A plot of x horizontally vs. luminance (Y) vertically may be expressed as a linear combination of red (r), green (g), and blue (b). A digitally-generated plot 62 (i.e., a simulated waveform monitor view) of this luminance function using a simple prior art line graph technique shows lines of full intensity, as seen in the upper left quadrant of the screen 60. The plot 62 does not capture the information of the time at any point on the curve as would a waveform monitor output, since any point at which the curve crosses the pixel value will be fully saturated. A vectorscope view 63 of the red and blue chroma components Cr, Cb of the input video signal 61 that is generated using the same technique is shown in the upper right quadrant. Again, since every point at which the functions cross is fully saturated, the varying intensity level that would otherwise have been present on an analog vectorscope is lost. The lower right quadrant of the screen 60 is not used in the illustrated example.
Turning to FIGS. 1 and 3, a video monitoring device 30 and associated method in accordance with the invention are now described. The video monitoring device 30 illustratively includes an input 31 for a video input signal, a display 33, and a video processor 32 coupled to the input and the display. Generally speaking, the video processor 32 obtains from the video input signal one or more parametric signals (e.g., luma and/or chroma components) defining a curve, at Blocks 50-51. The video processor 32 also illustratively calculates derivative values for the curve, at Block 52, and displays pixel intensity values on the display 33 based upon the derivative values so that more rapidly changing portions of the curve appear dimmer, and more slowly changing portions of the curve appear brighter, at Block 53, thus concluding the illustrated method (Block 54). As such, the video monitoring device advantageously provides a digital or computer-based monitoring platform that more accurately approximates the outputs of traditional analog waveform monitors and/or vectorscopes, for example, as will be discussed further below.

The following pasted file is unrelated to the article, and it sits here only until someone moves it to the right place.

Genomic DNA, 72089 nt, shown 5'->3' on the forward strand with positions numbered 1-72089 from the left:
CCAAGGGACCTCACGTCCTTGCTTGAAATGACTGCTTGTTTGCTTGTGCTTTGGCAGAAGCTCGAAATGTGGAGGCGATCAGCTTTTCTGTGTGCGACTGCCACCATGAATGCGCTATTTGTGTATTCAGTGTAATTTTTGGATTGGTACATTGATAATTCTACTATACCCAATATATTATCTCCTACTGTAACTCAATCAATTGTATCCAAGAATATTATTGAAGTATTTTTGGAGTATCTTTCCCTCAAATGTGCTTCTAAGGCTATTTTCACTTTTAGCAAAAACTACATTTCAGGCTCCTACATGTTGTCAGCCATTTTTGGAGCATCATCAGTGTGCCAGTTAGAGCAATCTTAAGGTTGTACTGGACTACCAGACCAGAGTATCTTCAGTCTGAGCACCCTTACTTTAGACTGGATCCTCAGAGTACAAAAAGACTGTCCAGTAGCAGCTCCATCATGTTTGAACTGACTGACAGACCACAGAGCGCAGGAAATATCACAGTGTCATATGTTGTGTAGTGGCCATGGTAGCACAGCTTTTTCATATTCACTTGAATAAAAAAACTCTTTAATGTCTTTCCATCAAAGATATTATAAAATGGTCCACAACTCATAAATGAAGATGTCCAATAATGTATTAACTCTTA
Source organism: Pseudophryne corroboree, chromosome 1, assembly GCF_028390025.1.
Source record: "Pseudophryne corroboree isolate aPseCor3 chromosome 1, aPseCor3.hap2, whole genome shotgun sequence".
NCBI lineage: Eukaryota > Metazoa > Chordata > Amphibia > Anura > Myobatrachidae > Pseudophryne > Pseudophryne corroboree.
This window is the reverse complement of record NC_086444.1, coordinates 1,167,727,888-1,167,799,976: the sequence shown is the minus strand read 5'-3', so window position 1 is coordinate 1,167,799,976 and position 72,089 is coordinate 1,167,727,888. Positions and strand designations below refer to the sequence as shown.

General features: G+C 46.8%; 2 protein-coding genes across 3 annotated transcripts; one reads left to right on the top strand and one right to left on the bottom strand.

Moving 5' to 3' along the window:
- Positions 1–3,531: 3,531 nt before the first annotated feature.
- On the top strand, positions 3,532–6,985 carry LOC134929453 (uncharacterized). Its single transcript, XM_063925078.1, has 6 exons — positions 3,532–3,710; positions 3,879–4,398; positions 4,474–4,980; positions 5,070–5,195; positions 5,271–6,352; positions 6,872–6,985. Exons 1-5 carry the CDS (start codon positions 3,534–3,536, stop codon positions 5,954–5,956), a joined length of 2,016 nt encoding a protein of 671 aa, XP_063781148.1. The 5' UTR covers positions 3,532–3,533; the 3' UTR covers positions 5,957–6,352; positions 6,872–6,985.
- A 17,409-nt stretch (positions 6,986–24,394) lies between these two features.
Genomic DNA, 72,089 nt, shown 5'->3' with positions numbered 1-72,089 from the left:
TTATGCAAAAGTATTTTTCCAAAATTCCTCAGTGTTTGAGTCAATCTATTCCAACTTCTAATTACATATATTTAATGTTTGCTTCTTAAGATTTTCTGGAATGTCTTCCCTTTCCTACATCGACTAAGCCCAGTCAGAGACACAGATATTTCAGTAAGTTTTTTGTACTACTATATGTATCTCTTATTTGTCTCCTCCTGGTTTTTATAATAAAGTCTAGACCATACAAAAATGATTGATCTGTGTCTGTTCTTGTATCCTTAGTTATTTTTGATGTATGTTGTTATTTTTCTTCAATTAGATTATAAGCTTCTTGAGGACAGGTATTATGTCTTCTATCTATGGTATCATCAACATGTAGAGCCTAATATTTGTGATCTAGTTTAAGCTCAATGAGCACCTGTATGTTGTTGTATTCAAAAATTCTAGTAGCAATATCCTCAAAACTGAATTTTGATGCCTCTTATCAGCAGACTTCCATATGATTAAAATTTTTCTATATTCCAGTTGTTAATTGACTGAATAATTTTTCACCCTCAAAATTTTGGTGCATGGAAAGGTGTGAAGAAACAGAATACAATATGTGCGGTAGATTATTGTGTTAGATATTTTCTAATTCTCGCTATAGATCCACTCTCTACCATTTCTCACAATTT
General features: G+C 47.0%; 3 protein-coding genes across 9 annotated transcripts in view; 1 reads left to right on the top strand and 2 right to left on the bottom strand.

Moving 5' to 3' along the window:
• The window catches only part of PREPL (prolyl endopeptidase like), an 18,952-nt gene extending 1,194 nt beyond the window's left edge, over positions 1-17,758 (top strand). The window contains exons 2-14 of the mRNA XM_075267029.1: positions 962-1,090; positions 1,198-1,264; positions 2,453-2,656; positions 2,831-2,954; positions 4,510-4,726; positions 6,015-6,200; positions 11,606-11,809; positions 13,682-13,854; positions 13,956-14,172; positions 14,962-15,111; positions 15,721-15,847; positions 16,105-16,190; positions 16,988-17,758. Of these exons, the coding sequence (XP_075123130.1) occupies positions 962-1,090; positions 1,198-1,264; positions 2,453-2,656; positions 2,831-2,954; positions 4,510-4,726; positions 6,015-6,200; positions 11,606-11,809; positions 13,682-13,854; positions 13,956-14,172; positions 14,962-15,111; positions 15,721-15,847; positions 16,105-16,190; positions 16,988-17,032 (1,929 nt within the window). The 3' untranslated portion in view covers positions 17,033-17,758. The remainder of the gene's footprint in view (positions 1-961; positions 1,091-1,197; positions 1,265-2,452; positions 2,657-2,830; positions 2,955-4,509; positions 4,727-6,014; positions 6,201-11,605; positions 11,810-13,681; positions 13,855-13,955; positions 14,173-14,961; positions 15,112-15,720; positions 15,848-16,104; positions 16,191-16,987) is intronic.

Referring more particularly to FIG. 2, in one exemplary embodiment the video processor 32 may be implemented with a graphics processing unit (GPU). However, the various components and functions of the GPU 32 described herein need not be performed by a dedicated GPU in all embodiments, and could instead be performed by a system microprocessor, etc., as will be appreciated by those skilled in the art. In the illustrated example, the input video signal is a composite signal, and a signal splitter 34 is used to separate the composite signal into its respective luma (Y) and red/blue chroma (Cr, Cb) components, as will be appreciated by those skilled in the art. However, in some embodiments the signal provided from the input 31 may already be separated into its respective components, so that the signal splitter 34 need not be included. Moreover, in some embodiments the input 31 and video processor 32 could be integrated in the same GPU, and other parametric video signal types (e.g., RGB, etc.) may be used instead of YCrCb.